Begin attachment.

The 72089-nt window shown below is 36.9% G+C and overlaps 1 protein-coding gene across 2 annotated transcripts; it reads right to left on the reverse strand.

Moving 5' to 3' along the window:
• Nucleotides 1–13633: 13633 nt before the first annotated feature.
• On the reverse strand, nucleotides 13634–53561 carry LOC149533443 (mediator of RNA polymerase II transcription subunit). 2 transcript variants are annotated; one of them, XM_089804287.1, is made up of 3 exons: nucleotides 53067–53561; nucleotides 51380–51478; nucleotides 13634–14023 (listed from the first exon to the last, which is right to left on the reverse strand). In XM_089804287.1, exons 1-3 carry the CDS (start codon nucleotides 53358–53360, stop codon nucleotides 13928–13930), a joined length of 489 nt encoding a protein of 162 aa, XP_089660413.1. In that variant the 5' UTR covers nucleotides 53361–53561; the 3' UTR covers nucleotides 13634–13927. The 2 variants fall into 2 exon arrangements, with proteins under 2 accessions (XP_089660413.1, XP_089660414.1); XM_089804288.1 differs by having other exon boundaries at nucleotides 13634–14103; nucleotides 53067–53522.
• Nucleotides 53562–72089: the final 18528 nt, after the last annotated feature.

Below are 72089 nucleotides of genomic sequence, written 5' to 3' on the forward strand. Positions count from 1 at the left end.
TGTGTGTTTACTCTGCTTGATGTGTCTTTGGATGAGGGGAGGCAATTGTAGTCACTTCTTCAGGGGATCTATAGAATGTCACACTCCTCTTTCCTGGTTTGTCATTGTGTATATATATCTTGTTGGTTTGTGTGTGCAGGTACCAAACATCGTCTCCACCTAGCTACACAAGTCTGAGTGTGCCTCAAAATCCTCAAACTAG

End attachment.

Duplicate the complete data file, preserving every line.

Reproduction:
The 72089-nt window shown below is 36.9% G+C and overlaps 1 protein-coding gene across 2 annotated transcripts; it reads right to left on the reverse strand.

Moving 5' to 3' along the window:
• Nucleotides 1–13633: 13633 nt before the first annotated feature.
• On the reverse strand, nucleotides 13634–53561 carry LOC149533443 (mediator of RNA polymerase II transcription subunit). 2 transcript variants are annotated; one of them, XM_089804287.1, is made up of 3 exons: nucleotides 53067–53561; nucleotides 51380–51478; nucleotides 13634–14023 (listed from the first exon to the last, which is right to left on the reverse strand). In XM_089804287.1, exons 1-3 carry the CDS (start codon nucleotides 53358–53360, stop codon nucleotides 13928–13930), a joined length of 489 nt encoding a protein of 162 aa, XP_089660413.1. In that variant the 5' UTR covers nucleotides 53361–53561; the 3' UTR covers nucleotides 13634–13927. The 2 variants fall into 2 exon arrangements, with proteins under 2 accessions (XP_089660413.1, XP_089660414.1); XM_089804288.1 differs by having other exon boundaries at nucleotides 13634–14103; nucleotides 53067–53522.
• Nucleotides 53562–72089: the final 18528 nt, after the last annotated feature.

Below are 72089 nucleotides of genomic sequence, written 5' to 3' on the forward strand. Positions count from 1 at the left end.
TGTGTGTTTACTCTGCTTGATGTGTCTTTGGATGAGGGGAGGCAATTGTAGTCACTTCTTCAGGGGATCTATAGAATGTCACACTCCTCTTTCCTGGTTTGTCATTGTGTATATATATCTTGTTGGTTTGTGTGTGCAGGTACCAAACATCGTCTCCACCTAGCTACACAAGTCTGAGTGTGCCTCAAAATCCTCAAACTAG